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I have the Tecsun PL-310ET and PL-660 SW portables which are spec’d for 5V and 6V power sources respectively. Would it damage them if I tried to power them with a 9V Bioenno battery (actual steady voltage ~9.6V)?

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  • $\begingroup$ Welcome to ham.stackexchange.com! $\endgroup$ – rclocher3 Dec 11 '19 at 0:28
  • $\begingroup$ If the manufacturer doesn't explicitly say that the input voltage range can go up to 9V, then I would go on the assumption that catastrophic damage would occur. $\endgroup$ – Duston Dec 11 '19 at 20:41
  • $\begingroup$ To be safe use 4 or 5 rectifiing diodes in series with 9V battery and you will be in ballpark of safe voltage (there is 0.7V drop on each diode) $\endgroup$ – Pedja YT9TP Dec 21 '19 at 8:56
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I wouldn't risk directly connecting a 9.6v battery to a radio that expects 5-6v.

The simplest solution would probably be the diodes mentioned in the comment to your question, but as the battery voltage dropped the voltage reaching the radio would drop as well, and as the battery got low the output voltage after the diodes might be too low to power the radio, wasting the last bit of the battery that could otherwise be used.

I would recommend a linear regulator such as a 7805 (for 5v) or 7806 (for 6v). Here's how it's wired, and if you don't have them you can leave out the capacitors for this sort of application:

circuit diagram for 7805 regulator from https://www.electronicshub.org/understanding-7805-ic-voltage-regulator/

With a 78xx regulator the voltage to the radio won't drop until the battery has reached the regulator's drop-out voltage, and the battery will likely be dead before that happens, at least for the 7805. For the 6v radio, you might consider an LDO (low drop-out) version of the 7806 regulator to squeeze every last bit out of the battery, or just use a 7805, which is much more common and easier to find than a 7806 anyway, as the 6v radio can probably run fine on 5v.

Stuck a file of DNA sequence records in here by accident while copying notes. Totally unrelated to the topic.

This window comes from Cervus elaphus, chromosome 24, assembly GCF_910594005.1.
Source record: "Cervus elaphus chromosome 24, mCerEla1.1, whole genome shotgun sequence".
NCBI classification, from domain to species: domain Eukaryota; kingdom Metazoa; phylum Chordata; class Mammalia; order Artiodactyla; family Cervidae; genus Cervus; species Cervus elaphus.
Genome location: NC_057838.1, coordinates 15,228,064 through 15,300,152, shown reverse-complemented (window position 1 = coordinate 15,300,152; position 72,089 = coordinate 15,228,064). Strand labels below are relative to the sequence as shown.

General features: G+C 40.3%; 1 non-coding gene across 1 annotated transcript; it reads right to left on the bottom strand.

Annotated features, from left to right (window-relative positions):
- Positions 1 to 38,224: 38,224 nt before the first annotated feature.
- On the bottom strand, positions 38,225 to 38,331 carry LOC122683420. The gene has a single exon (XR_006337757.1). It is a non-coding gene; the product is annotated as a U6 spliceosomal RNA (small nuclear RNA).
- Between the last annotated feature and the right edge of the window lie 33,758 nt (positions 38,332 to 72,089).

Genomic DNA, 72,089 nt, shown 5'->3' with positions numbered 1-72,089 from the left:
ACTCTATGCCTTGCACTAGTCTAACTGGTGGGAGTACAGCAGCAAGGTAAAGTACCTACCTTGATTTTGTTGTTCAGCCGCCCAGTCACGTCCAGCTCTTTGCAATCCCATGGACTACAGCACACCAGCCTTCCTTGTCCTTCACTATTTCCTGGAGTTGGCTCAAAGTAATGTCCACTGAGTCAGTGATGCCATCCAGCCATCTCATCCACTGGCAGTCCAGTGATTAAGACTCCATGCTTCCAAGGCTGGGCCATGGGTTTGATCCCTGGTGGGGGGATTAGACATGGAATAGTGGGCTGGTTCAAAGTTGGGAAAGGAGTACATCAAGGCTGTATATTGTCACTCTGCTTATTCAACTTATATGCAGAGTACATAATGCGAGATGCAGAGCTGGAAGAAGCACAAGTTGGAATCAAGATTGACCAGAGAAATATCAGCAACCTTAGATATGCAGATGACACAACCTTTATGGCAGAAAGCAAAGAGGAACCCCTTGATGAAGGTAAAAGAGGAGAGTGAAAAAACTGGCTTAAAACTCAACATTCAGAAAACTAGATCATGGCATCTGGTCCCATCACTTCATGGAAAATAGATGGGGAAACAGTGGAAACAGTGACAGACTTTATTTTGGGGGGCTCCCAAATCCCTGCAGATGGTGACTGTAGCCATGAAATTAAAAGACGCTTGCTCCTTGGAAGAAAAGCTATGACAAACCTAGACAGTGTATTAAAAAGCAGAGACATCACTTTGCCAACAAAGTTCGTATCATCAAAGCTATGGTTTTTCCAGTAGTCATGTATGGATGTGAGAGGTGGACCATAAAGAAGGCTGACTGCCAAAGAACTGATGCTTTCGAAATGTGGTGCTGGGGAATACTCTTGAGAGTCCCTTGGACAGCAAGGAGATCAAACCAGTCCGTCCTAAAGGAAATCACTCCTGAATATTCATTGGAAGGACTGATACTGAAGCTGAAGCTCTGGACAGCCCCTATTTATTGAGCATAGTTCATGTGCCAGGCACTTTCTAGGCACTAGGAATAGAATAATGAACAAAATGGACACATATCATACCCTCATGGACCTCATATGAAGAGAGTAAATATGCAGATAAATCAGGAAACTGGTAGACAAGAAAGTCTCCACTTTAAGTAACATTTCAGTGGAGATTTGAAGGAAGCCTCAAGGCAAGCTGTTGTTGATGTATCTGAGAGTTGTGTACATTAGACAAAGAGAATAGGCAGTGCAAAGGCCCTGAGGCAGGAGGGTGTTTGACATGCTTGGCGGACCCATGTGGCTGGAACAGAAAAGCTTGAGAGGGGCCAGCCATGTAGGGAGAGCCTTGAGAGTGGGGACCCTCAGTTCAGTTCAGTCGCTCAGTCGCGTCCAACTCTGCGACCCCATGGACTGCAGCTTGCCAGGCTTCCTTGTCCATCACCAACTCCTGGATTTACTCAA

It's worth keeping in mind that either the diodes or the linear regulator will waste a significant amount of battery power as heat. Their main advantages are that they are simple to build and won't introduce noise into the radio. More efficient regulators are commonly available but tend to be noisy, especially for sensitive radio receivers, but if you need to conserve battery you should do some further research into switching regulators and buck converters, or just use a battery the radio can handle directly.

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    $\begingroup$ The diode drop makes the last little bit of the battery capacity inaccessible, but a linear regulator wastes a significant fraction of all of the battery capacity. If the battery is putting out 9.6V then the 7806 is 62.5% efficient and the 7805 is 52% efficient. $\endgroup$ – hobbs - KC2G Feb 18 at 20:32
  • $\begingroup$ @hobbs-KC2G is correct. A better solution would be a decent 5 VDC power supply, such as those ubiquitous "wall-warts". $\endgroup$ – Mike Waters Feb 18 at 22:37
  • $\begingroup$ @hobbs-KC2G I thought of that, and the diodes will waste just as much as a linear regulator if they're dropping as much voltage, so I didn't mention it. I considered mentioning a switchmode buck converter for efficiency but wanted to keep my answer simple. Also, I've had bad luck with cheap buck switchers and radio equipment, those things always seem to be noisy as all getout; linear regulators or diodes at least output clean power, if wastefully. $\endgroup$ – MoTLD Feb 19 at 1:39
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    $\begingroup$ @MikeWaters You're probably correct, if the wall wart put out clean enough power not to make the radio noisy, but the question specifically asked about powering the radio from a 9.6v battery. $\endgroup$ – MoTLD Feb 19 at 1:43
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    $\begingroup$ Edited to note the inefficiency of diode droppers and linear regulators, thanks @hobbs-KC2G. $\endgroup$ – MoTLD Feb 19 at 1:53

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